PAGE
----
Darya Akbari
Ranch Hand

Joined: Aug 21, 2004
Posts: 1855
Lasse Koskela wrote:Yes, the "requirements" are negotiated during the project. That's the whole point - we don't want to write a contract that prevents this negotiation from happening. Or, we don't want to renegotiate a contract just to renegotiate requirements.

The contract is about the business relationship between two companies. The requirements are about what the two companies build within that relationship. By mixing the two into a contract, we would be simply creating a dysfunctional relationship - one where the two companies' interests are constantly clashing.

You might want to check out some of the links regarding "agile contracts" that I've bookmarked into del.icio.us.


Thanks Lasse for your bookmarks, I'll will definitely go through all of them. What I've seen so far from them is that they distinguish between fixed-price and optional scope contracts. How do you sell a optional scope project to a new client who want to hear a fixed price from you? How do you sell an optional scope contract when there are others (your competitors) who give a razor sharp fixed price to the client.
Ilja Preuss
author
Sheriff

Joined: Jul 11, 2001
Posts: 14112
Darya Akbari wrote:How do you sell a optional scope project to a new client who want to hear a fixed price from you? How do you sell an optional scope contract when there are others (your competitors) who give a razor sharp fixed price to the client.


Well, it depends on prior experiences of the client. Some clients actually do understand that fixed prices basically mean that it's the quality that's variable. Often they just don't know any alternative.
Lasse Koskela
author
Sheriff

Joined: Jan 23, 2002
Posts: 11962
    
    5
Darya Akbari wrote:How do you sell a optional scope project to a new client who want to hear a fixed price from you? How do you sell an optional scope contract when there are others (your competitors) who give a razor sharp fixed price to the client.

If the client wants a fixed price, fixed scope contract, it's your responsibility to help him understand that it might not be in his best interest. If he fails to see that, then you can't sell an optional scope project to him.

I'm not saying it's easy to get these kinds of contracts. It might require a fixed-everything contract to get that relationship started. Once the client understands that you're not trying to screw with him, and when he's seen the quality and integrity of your work, he's that much more comfortable with the idea of not fixing everything in a contract. And one day, you'll be able to sell an optional scope project to that client.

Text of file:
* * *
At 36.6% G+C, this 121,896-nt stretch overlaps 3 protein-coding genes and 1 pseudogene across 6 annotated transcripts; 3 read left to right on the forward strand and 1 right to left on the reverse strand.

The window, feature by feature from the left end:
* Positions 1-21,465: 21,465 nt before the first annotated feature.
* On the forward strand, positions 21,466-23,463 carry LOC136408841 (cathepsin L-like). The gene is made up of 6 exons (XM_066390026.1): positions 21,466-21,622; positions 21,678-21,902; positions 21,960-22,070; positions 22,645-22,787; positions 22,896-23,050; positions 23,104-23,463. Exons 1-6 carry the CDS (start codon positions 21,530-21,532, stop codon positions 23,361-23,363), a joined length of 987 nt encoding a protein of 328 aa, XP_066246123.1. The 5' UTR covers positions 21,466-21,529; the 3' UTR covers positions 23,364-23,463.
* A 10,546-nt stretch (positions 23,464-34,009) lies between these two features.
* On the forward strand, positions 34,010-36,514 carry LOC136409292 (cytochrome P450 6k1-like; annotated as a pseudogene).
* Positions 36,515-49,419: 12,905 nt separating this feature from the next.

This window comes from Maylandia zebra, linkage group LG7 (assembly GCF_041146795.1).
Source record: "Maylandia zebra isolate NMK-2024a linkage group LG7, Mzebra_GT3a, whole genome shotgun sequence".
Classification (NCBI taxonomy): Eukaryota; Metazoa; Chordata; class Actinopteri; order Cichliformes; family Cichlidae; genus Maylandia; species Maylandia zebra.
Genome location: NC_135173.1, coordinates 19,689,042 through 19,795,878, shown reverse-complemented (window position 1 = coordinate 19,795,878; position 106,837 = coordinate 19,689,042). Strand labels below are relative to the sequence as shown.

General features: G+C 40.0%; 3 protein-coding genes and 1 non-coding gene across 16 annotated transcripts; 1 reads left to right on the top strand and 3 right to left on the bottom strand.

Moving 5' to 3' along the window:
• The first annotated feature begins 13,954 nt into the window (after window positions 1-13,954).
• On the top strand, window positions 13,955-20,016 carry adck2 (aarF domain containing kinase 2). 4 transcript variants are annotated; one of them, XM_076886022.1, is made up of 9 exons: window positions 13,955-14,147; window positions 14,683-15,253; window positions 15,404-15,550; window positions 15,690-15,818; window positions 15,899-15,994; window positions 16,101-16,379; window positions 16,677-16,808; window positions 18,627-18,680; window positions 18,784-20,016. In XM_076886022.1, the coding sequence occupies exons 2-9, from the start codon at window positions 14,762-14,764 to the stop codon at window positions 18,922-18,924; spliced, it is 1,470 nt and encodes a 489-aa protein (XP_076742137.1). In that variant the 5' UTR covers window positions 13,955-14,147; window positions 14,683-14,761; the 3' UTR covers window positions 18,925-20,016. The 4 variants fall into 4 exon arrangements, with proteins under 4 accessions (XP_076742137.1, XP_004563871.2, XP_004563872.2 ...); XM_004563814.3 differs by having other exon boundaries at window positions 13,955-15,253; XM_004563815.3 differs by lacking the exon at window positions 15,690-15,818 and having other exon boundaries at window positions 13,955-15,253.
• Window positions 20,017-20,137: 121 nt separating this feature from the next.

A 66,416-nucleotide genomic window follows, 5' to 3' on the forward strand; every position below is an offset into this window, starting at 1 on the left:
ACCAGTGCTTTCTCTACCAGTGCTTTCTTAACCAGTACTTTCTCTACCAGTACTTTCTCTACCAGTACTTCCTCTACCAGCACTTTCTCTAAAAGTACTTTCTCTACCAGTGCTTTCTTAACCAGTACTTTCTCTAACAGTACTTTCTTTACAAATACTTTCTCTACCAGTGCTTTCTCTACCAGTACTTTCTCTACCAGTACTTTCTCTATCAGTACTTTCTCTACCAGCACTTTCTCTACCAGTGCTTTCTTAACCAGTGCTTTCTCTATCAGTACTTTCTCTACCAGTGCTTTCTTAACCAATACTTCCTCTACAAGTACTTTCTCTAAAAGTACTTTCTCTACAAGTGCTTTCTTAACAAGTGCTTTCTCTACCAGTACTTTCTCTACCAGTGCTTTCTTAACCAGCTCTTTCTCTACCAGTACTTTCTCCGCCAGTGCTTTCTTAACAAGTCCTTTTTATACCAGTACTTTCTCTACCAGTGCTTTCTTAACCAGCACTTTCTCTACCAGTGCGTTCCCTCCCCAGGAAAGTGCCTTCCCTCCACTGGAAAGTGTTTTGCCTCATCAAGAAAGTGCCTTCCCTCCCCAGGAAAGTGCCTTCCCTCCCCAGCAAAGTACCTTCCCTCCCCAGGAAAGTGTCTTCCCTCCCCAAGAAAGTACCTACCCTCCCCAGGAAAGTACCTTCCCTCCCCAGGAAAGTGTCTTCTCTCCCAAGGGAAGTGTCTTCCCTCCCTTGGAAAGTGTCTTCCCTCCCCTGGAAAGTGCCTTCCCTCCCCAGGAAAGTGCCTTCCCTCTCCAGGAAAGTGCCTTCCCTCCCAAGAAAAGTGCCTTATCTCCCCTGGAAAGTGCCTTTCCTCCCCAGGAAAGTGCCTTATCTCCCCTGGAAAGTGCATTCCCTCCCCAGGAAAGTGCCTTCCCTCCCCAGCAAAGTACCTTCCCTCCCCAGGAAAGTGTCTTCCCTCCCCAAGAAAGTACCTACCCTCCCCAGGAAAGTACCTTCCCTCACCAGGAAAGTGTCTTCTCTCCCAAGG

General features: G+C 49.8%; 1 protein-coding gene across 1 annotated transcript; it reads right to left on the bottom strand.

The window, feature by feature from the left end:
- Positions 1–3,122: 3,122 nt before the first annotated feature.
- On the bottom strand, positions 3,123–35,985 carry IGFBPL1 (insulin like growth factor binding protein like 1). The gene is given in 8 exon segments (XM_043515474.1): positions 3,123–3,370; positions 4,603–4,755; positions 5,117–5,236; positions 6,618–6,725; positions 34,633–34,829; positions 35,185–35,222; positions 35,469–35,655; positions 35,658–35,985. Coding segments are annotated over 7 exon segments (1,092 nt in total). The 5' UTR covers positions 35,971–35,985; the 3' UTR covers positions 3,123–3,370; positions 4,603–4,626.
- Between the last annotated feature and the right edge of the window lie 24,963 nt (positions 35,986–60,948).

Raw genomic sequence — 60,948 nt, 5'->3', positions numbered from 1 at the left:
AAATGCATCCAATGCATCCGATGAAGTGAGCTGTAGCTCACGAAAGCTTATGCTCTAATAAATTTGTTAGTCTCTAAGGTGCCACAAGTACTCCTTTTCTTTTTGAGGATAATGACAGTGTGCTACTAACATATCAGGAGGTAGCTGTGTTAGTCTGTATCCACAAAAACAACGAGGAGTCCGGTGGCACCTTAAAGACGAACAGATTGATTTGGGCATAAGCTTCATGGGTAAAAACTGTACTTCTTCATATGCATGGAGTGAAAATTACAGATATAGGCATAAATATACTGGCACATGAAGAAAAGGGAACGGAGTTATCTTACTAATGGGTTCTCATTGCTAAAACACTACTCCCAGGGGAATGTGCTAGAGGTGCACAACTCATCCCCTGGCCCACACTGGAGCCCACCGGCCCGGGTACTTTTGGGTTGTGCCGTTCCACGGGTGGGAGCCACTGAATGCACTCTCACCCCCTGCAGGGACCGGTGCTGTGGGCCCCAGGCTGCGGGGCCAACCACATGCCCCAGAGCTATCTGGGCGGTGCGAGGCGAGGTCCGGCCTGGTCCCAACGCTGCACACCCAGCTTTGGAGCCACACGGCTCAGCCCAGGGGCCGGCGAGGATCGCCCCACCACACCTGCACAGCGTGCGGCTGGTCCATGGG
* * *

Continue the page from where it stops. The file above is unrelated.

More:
As far as competition goes, if they bid on a fixed-everything contract then that's their loss (including the client). If they bid lower than you, they're either better suited for the job or they're shooting themselves in the foot. In either case, again it's their loss. You could bid even lower than them but that would be like pointing shotguns at both of your feet. Instead, you should try to help the client see your value-add, the advantage you can provide over your competition. And the optional scope contract model might be one big advantage...
Darya Akbari
Ranch Hand

Joined: Aug 21, 2004
Posts: 1855
Lasse Koskela wrote:I'm not saying it's easy to get these kinds of contracts. It might require a fixed-everything contract to get that relationship started. Once the client understands that you're not trying to screw with him, and when he's seen the quality and integrity of your work, he's that much more comfortable with the idea of not fixing everything in a contract. And one day, you'll be able to sell an optional scope project to that client.


This is the way how it works in a competitive situation. At the begin of a relationship to a new customer we need a fixed price contract. Later when there is trust between you and the client you can use an optional scope contract.
 
I agree. Here's the link: http://aspose.com/file-tools
 
subject: Contract Renegotiation
 
Similar Threads
Happy Birthday!
Sesion renegotiation and JDK 1.6 20 with Pramati 5.0 SP3
Burnout
Role and Experience
Java popular in India?